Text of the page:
How to Transplant a Butia Palm Tree

So recently I made a decision that I should’ve made years ago, and that was to move in the direction palm hybridizing, specifically cocosoid hybrids. Primarily this type of palm hybrid is most common between Butia ordorata and Syagrus romanzoffiana, with the resulting offspring being known as the Mule palm, or Butiagrus.

Mule palm

For years now I have been producing hybrid cycads with several varieties in the Cycas family, however, the market is variable on these. Additionally, being cycads are male.or female, they are not always coning at the same time so production can vary wildly.

So now my first problem was having my own mature Butia ordorata palm tree to produce the hybrids with. I have had one planted in my front yard for several years now, however, it just has not flowered yet. I also have several hybrid Butia trees planted in the back yard, but again, these are not flowering size. Then I remembered that potentially I had access to one or more, and I might just be able to get them if I could access them.

Sometime back in 2007/2008, my brother and I planted out a bunch of plans trees on his property in Central Florida. However, he later sold the property and I never had the chance to transplant any of the palms that we planted. (I focused on digging bamboo from the property as that was my obsession at the time). Thinking in this, I was certain the Butia ordorata would be mature enough to be producing seed. Thus I reached out to the current property owner and much to my surprise he said everything that was planted was still there and I could dig whatever I wanted!!!

So now it was time to transplant a palm tree or two from Central Florida to my home in Northeast Florida. With the help of my brother, we set out on the property to tackle this, with two shovels, a sawzall and a pickup. Upon arriving we were amazed at how well the palm trees had grown, especially with such little care. The Washington palms were untrimmed and displayed their beards proudly, and as I had hoped, we found several of the Butia ordorata palms to be fruiting!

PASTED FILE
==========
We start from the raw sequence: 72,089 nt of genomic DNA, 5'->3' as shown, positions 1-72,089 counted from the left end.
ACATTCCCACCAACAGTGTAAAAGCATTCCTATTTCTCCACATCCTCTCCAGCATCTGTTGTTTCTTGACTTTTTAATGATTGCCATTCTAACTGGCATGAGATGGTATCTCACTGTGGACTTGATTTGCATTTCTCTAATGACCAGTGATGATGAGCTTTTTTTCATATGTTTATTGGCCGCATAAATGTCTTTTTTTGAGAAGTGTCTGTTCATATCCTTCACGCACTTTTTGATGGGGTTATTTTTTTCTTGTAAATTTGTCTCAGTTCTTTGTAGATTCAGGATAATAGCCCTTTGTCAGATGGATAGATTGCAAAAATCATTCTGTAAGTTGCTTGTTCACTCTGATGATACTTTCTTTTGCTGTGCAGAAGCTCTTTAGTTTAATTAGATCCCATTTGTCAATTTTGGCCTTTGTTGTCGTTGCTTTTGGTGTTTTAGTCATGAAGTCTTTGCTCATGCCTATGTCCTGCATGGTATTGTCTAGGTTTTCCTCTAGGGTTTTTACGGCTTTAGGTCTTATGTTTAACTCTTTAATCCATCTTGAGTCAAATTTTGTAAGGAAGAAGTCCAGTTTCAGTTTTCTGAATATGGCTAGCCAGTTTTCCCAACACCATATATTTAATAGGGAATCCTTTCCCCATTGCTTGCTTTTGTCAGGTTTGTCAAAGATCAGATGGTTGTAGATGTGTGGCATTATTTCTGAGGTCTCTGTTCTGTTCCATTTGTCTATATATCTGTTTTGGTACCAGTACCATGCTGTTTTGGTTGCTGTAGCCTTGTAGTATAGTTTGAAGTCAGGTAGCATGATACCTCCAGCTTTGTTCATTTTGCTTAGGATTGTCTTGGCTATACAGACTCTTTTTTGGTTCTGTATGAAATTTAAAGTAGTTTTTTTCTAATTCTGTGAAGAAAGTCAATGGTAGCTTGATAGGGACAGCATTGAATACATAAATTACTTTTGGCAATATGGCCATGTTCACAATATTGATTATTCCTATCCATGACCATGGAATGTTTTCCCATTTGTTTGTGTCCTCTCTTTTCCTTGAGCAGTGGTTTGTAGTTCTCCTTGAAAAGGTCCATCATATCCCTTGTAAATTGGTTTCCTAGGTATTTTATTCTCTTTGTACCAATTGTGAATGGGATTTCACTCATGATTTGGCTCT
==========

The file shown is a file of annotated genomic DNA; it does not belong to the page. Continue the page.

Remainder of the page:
Bearded Washington Palms

After deciding which palms I wanted, we got to digging out the palms for transplant. Knowing that once I got the palms to my end I’d be handling them solo, I opted to dig just a few inches around the base of the palm and then out about a foot. Then we dug down about a foot and a half to two feet. Once that was done I took the sawzall with a ten inch blade and under cut the root mass to help free it up. Once that was completed the palm easily pushed over, “popping” out of the ground. My brother and I then rolled the palm up a set of make shift ramps and once in the back of the truck tied the fronds up for the eventual two and a half hour drive back to Northeast Florida.

After both palms were loaded, it was time to clean up and make the journey north. The drive back gave me a opportunity to think about how I was going to unload the palms and ultimately where they were going to be planted in my yard. I decided since it was just me I’d back up to my front porch since it was the same height as the tailgate when lowered. Once in position, I stood the palms up then used my hand dolly to move them from the truck to the porch. After that, the truck was moved out of the way and the palms relocated to the back yard. The process from here was simple…dig a hole much larger in diameter than the root ball but at the same depth that it was previously in the ground. Lay the palm on it’s side, roll it into the hole and stand it up. Water in as you backfill the hole to eliminate any air pockets, use the excess soil to build berm around the base to catch and retain water then keep it watered for the next 30 days or until you note new growth happening. I marked the current leaf petioles with a Sharpie to indicate where there were, since as they start growing the marks will separate.